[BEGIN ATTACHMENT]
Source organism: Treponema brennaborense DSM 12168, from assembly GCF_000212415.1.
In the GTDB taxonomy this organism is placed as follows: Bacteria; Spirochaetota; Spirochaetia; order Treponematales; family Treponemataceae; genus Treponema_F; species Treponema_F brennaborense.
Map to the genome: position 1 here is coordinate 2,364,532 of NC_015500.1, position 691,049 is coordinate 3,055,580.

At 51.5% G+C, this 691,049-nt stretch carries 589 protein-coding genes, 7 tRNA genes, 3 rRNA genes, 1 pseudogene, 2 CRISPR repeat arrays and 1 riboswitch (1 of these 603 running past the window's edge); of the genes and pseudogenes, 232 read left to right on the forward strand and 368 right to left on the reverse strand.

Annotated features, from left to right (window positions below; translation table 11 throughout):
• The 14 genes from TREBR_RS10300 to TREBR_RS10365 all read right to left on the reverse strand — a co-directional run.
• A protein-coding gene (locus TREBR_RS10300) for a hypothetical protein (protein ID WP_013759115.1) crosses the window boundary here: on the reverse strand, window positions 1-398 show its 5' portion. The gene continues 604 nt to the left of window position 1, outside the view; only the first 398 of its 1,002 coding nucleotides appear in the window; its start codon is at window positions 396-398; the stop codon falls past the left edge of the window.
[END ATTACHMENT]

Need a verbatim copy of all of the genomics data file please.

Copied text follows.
Source organism: Treponema brennaborense DSM 12168, from assembly GCF_000212415.1.
In the GTDB taxonomy this organism is placed as follows: Bacteria; Spirochaetota; Spirochaetia; order Treponematales; family Treponemataceae; genus Treponema_F; species Treponema_F brennaborense.
Map to the genome: position 1 here is coordinate 2,364,532 of NC_015500.1, position 691,049 is coordinate 3,055,580.

At 51.5% G+C, this 691,049-nt stretch carries 589 protein-coding genes, 7 tRNA genes, 3 rRNA genes, 1 pseudogene, 2 CRISPR repeat arrays and 1 riboswitch (1 of these 603 running past the window's edge); of the genes and pseudogenes, 232 read left to right on the forward strand and 368 right to left on the reverse strand.

Annotated features, from left to right (window positions below; translation table 11 throughout):
• The 14 genes from TREBR_RS10300 to TREBR_RS10365 all read right to left on the reverse strand — a co-directional run.
• A protein-coding gene (locus TREBR_RS10300) for a hypothetical protein (protein ID WP_013759115.1) crosses the window boundary here: on the reverse strand, window positions 1-398 show its 5' portion. The gene continues 604 nt to the left of window position 1, outside the view; only the first 398 of its 1,002 coding nucleotides appear in the window; its start codon is at window positions 396-398; the stop codon falls past the left edge of the window.